Children, by nature, need to move and release energy throughout the day. They aren't conditioned to sit for long periods of time, and this can cause challenges in the classroom. To help your students refocus, consider incorporating just a few minutes of physical activity throughout the school day. These are often referred to as "body breaks," and have been associated with improved cognitive performance and classroom behavior, and an increase in student test scores.
Here are a few body breaks for kids to help your class release energy before jumping back into academic content.
1. Get Your Class Moving
When taking a quick break, your goal is to get the body moving and the heart pumping. Many teachers opt for easy body breaks that students can do right next to their desks. Jogging in place, performing jumping jacks, and doing mountain climbers or burpees are all good options to get students moving.
Further reading: Exercise and the Brain
One of my favorite energizing body breaks for kids is called "Pass It On." For this activity, you'll need a set of Uno cards. Choose four physical activities for the students to perform—think along the lines of jumping jacks, squats, star jumps, and desk push-ups—and write them on the front board next to a corresponding color. For example, blue is jumping jacks, green is squats, red is star jumps, and yellow is desk push-ups. Then hand out one Uno card to each student. When it's their turn, students have 30 seconds to perform the task that correlates to the color of their Uno card. This is a fun way to integrate some physical activity without having students leave the perimeter of their desk.
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2. Fight Fidgeting with Yoga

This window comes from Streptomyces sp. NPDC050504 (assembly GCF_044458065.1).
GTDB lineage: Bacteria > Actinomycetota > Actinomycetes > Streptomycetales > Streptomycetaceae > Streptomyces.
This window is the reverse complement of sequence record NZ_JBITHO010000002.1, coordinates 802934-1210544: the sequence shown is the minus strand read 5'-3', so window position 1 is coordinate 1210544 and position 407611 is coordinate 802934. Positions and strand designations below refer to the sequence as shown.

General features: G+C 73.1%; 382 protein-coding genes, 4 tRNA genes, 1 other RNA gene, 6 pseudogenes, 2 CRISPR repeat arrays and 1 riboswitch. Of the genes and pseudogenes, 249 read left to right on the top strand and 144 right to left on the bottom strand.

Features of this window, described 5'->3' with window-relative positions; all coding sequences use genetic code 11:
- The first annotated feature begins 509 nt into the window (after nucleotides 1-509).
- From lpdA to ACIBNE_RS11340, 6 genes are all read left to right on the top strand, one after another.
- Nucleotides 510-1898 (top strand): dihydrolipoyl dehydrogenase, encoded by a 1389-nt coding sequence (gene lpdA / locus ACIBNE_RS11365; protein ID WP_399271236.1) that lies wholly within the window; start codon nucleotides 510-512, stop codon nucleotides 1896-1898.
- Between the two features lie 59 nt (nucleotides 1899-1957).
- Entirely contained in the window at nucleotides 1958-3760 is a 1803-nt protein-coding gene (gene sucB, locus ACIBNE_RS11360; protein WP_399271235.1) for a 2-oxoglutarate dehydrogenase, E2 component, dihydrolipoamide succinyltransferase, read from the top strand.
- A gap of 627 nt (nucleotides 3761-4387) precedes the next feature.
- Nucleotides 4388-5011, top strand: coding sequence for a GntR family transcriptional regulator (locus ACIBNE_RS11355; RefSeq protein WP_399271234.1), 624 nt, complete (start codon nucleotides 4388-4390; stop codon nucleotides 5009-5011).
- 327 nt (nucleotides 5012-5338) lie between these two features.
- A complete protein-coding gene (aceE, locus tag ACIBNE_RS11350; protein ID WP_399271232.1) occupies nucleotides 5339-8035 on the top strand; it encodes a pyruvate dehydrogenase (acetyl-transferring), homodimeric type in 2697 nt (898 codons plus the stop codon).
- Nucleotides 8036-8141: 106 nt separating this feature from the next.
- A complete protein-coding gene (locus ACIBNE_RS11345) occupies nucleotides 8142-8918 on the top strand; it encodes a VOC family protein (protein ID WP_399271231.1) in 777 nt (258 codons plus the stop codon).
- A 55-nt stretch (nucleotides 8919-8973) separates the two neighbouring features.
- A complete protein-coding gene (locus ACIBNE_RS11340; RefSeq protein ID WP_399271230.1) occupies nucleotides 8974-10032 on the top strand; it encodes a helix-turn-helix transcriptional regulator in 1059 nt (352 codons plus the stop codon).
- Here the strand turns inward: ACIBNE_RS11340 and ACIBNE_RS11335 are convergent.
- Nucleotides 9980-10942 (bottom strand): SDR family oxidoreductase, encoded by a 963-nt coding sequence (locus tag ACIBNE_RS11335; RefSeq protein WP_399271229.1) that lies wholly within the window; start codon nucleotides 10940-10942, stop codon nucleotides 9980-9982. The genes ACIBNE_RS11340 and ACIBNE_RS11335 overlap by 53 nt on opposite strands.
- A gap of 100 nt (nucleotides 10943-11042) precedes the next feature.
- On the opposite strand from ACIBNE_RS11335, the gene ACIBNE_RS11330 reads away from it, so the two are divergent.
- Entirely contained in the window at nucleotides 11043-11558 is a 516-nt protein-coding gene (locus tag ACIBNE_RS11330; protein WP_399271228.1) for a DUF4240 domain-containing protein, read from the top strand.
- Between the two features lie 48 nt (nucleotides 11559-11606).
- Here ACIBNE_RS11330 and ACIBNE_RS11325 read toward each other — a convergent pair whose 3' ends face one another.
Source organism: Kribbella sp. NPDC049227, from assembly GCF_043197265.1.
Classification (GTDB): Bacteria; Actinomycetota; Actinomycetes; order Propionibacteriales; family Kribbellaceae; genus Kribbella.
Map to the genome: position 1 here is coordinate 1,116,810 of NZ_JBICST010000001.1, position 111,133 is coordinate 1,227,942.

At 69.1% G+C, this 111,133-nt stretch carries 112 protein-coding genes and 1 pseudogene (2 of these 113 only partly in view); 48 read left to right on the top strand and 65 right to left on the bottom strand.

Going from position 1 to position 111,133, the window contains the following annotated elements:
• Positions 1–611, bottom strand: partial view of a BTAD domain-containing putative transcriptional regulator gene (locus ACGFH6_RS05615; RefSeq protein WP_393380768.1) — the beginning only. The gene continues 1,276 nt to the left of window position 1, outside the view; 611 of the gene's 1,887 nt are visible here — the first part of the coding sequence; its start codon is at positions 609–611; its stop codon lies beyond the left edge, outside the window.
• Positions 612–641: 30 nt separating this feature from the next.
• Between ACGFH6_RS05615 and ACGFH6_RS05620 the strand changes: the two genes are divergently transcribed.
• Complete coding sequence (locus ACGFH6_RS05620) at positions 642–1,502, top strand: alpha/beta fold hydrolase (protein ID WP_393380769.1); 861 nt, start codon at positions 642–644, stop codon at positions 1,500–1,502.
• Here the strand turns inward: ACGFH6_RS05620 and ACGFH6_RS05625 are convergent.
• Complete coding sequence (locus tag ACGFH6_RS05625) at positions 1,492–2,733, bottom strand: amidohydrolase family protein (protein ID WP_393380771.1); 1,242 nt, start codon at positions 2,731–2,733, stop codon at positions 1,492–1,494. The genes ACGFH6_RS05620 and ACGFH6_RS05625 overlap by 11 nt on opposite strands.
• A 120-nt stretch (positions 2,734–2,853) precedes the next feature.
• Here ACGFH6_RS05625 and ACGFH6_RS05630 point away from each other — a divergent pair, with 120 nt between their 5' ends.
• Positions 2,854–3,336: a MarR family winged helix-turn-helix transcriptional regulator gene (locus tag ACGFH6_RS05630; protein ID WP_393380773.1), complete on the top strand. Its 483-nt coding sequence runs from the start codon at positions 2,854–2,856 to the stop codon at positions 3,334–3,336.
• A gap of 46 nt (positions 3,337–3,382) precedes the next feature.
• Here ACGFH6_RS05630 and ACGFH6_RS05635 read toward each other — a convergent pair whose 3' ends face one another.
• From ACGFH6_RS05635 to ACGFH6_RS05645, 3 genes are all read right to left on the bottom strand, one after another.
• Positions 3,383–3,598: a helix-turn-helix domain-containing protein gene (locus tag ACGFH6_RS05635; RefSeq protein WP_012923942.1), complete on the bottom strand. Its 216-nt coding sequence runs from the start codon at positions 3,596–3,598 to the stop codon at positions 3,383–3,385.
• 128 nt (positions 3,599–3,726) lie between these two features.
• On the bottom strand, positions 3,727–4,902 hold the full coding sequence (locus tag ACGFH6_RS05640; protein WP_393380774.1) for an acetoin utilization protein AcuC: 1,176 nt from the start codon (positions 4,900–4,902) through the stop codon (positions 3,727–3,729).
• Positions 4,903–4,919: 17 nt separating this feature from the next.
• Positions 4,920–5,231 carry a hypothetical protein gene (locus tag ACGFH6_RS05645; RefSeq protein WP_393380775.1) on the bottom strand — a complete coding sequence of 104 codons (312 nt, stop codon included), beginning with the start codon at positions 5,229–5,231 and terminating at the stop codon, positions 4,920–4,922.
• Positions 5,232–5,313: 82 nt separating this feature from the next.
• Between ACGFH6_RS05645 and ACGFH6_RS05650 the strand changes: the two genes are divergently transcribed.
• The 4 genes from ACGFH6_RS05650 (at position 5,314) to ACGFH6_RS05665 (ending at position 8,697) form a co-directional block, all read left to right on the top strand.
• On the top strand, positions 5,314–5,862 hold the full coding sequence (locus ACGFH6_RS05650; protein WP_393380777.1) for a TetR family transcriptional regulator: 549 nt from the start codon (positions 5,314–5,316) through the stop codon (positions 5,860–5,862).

Yoga is another great way to get your students moving without having them move away from their desks. While yoga may not get their heart pumping to the max, it will help relax your students and give their working minds that much-needed break. Plus, it has some wonderful benefits, such as improving focus, memory, self-esteem, academic performance, and classroom behavior, and it can even reduce anxiety and stress in children.
Try having your students stand next to their desk, and then guide them through a short, simple sequence. Encourage students to close their eyes as you take them through the poses. I've found that dimming the lights and playing some soft music really helps set the mood.
Further reading: 6 Teacher Fitness Tips for Busy School Days
3. Have a Mini Dance Party
To help fight students' tendency to fidget and shift, many classroom teachers are encouraging them to get up and dance. Students can either follow along to an online video (GoNoodle is a great app to try and YouTube has a bunch of channels such as The Learning Station) or come up with their own moves. When I was teaching in a kindergarten classroom, I'd have my students play freeze dance between activities. I'd put on some fun music and the youngsters would get their wiggles out. Then I'd stop the music, and they'd have to freeze. Not only did they love it, but they always seemed more focused afterward!
4. Learn on the Go
Classroom fitness breaks don't necessarily have to be a break from learning. You can easily integrate physical activity into your lessons in order to reenergize and refocus your class. For instance, one fun and active way to start the day is to have your class pair up for a "walk and talk." I start this activity by writing three review questions on the front board after the morning announcement. Half the pairs walk up and down the hallway to discuss the questions, while the other half circle the classroom. After about five minutes, I write three more questions, and the students switch partners and their walking path.
Some of the most effective ways to get your students moving are also the simplest. Whether you integrate the aforementioned ideas, or simply have students change seats for different subjects, dance between lessons, or stretch regularly, movement can help keep your class focused. How do you keep your students moving throughout the day? Leave a comment!